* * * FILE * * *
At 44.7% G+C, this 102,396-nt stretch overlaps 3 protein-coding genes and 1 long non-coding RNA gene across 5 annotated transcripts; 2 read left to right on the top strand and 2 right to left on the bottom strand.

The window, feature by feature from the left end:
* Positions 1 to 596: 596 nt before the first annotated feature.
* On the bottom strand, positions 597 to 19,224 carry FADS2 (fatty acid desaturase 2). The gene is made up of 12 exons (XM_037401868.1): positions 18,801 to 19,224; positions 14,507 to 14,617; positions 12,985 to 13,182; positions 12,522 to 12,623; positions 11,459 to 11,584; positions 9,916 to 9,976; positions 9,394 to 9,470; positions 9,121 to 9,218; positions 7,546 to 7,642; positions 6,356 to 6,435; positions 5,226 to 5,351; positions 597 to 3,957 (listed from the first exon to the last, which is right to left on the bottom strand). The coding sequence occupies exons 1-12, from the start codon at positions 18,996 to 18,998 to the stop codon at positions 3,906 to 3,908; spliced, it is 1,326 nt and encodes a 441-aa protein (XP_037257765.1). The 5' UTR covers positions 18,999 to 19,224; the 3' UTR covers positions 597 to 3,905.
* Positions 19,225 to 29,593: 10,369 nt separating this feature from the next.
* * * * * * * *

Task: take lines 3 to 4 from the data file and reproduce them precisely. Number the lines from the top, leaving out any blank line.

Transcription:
* Positions 1 to 596: 596 nt before the first annotated feature.
* On the bottom strand, positions 597 to 19,224 carry FADS2 (fatty acid desaturase 2). The gene is made up of 12 exons (XM_037401868.1): positions 18,801 to 19,224; positions 14,507 to 14,617; positions 12,985 to 13,182; positions 12,522 to 12,623; positions 11,459 to 11,584; positions 9,916 to 9,976; positions 9,394 to 9,470; positions 9,121 to 9,218; positions 7,546 to 7,642; positions 6,356 to 6,435; positions 5,226 to 5,351; positions 597 to 3,957 (listed from the first exon to the last, which is right to left on the bottom strand). The coding sequence occupies exons 1-12, from the start codon at positions 18,996 to 18,998 to the stop codon at positions 3,906 to 3,908; spliced, it is 1,326 nt and encodes a 441-aa protein (XP_037257765.1). The 5' UTR covers positions 18,999 to 19,224; the 3' UTR covers positions 597 to 3,905.